Scientists

The Ocean Blog

Ever collected something a bit strange? Snow globes, pens, stamps and coins are fairly typical, but museum collections can have some odd groups. Like hundreds of whale earwax plugs. Yes, that’s right...
Since late April, the world has watched a devastating oil spill from a BP drilling rig spread throughout the Gulf of Mexico and become one of the worst environmental disasters in the history of the...
Many animals depend on their eyes to navigate, find food, locate mates, and for other important activities. But marine mammals often rely on sound—sometimes far more than sight—for such critical...
Ever since fourth grade I’ve wanted to explore the creatures and landscapes of the deep ocean in a submersible. It took awhile, but I finally got my chance this summer as part of the Deep Reef...
Whales swimming in the ocean are never really alone. Even if one swims by itself with no other whales for miles around, it still has company—the tiny microbes that live on its skin. For a long time,...
Monodontids, the group of whales that includes the belugas and narwhals swimming our ocean today, are emblematic symbols of the Arctic. However, their fossil record, although scarce, suggests that...
Traveling aboard the Charles W. Morgan , a 173-year-old whaling ship on its 38th Voyage, I’m struck by its paradox: this vessel which spent years chasing and killing whales is now helping us to study...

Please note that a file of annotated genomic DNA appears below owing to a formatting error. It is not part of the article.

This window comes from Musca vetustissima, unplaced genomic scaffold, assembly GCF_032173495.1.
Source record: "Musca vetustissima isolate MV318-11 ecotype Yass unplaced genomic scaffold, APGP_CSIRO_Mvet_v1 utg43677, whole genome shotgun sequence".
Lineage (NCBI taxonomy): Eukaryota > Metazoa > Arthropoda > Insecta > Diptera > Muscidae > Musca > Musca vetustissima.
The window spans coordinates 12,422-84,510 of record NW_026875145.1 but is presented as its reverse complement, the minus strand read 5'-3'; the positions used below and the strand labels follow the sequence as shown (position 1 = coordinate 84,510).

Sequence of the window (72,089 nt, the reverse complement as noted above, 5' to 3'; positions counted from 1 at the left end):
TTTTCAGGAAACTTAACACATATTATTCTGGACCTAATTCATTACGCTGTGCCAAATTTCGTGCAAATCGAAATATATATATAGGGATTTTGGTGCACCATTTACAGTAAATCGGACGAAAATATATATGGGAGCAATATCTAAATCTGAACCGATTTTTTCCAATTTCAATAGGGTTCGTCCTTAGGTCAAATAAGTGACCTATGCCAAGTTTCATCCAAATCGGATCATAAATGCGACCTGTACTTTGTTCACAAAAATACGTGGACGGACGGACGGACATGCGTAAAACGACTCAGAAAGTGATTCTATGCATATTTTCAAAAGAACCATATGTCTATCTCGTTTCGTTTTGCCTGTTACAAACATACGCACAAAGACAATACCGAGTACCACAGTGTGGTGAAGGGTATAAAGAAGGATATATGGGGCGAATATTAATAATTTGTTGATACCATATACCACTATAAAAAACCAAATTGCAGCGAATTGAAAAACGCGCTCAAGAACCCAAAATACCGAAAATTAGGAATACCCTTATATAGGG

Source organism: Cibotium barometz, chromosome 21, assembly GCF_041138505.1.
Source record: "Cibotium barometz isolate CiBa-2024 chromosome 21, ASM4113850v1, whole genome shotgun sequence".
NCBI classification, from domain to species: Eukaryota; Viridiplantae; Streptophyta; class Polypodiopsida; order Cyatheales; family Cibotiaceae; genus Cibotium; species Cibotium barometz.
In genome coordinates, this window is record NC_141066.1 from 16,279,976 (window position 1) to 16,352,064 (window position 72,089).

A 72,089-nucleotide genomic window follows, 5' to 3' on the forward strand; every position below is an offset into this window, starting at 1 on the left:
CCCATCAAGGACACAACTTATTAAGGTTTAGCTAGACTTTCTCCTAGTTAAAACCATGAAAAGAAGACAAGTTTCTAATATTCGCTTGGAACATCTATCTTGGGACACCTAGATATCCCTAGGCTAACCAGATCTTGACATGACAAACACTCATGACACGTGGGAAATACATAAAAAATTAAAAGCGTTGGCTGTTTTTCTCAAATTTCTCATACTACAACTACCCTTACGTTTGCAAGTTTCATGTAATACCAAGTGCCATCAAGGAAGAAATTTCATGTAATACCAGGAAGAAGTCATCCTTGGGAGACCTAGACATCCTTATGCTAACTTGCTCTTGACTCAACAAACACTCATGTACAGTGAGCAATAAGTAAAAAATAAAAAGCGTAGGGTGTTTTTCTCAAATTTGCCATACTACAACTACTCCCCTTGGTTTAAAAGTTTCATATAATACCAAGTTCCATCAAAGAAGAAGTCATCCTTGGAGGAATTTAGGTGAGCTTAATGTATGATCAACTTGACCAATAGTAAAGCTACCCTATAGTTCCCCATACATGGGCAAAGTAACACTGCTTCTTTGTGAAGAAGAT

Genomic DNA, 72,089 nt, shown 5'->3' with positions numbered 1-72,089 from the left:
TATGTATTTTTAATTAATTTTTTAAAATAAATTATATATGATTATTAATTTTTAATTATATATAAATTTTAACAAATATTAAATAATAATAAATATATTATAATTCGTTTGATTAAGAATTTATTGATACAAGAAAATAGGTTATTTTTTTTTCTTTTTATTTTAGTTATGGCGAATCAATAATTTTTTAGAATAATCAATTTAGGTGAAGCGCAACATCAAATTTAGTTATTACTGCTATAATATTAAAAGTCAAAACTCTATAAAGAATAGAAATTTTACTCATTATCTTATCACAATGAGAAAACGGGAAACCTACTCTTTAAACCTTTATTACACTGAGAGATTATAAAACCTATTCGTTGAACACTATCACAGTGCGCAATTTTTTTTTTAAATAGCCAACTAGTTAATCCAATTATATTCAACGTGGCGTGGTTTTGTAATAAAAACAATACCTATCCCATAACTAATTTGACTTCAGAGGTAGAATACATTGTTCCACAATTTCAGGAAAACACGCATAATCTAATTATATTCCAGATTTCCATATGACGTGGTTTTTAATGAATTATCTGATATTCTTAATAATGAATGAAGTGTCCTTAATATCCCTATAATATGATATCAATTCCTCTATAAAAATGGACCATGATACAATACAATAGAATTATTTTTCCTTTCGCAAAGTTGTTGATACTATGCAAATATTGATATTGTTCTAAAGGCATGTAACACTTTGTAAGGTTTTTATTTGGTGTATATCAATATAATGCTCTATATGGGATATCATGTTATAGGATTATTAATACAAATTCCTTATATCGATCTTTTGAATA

Stare at a tide pool and you will often see a crust of pink coating the bottom. No, this is not bubblegum from some careless teenager’s shoe: it’s a stony kind of seaweed that, like other seaweeds,...
The open ocean is surprisingly barren to the naked eye. Every now and again you will encounter a school of fish and their attendant predators, but most of the life that you find is gathered around...
By now, you have probably heard of The Great Pacific Garbage Patch . The name conjures the image of a floating island made of familiar plastic trash such as soda bottles and plastic bags, disposable...
Alaska’s pristine coastline is ripe for an influx of invasive marine species such as the European green crab and the rough periwinkle (an Atlantic sea snail), warns a new study by a team of...
The evolution of whales represents one of the great stories in macroevolution. It's a narrative that has mostly benefitted from an extraordinary series of fossils recovered from rocks around the...
Most people try to avoid rotting kelp at the beach. The feeling of a floating piece of seaweed wrapping around an ankle is enough to shake even the most steeled swimmer, and then there's the strong...
Slip into the water along a sheltered coast in nearly any part of the world and you’re likely to find yourself in an emerald field of seagrass . Like flowering plants on land, seagrasses grow, flower...
This week at the Smithsonian Ocean Portal we embark on an experiment we're calling "Make Me Care." The concept is simple: we ask a renowned expert to tell us why we should care about his or her...
Humpback whales ( Megaptera novaengliae ) are the most abundant baleen whale in the nearshore waters around the Antarctic Peninsula. They, along with millions of penguins, seals, seabirds, and other...
Sea ice is typically viewed as the domain of physical and natural scientists, the oceanographers, marine biologists, climate modelers, and navigators of the world. It is easy to forget another...
Last September, the Citizens of the Sea blog series brought you a story of doom and gloom from the reefs of Bocas del Toro, Panama. That is the time of year we typically study -- and celebrate -- the...
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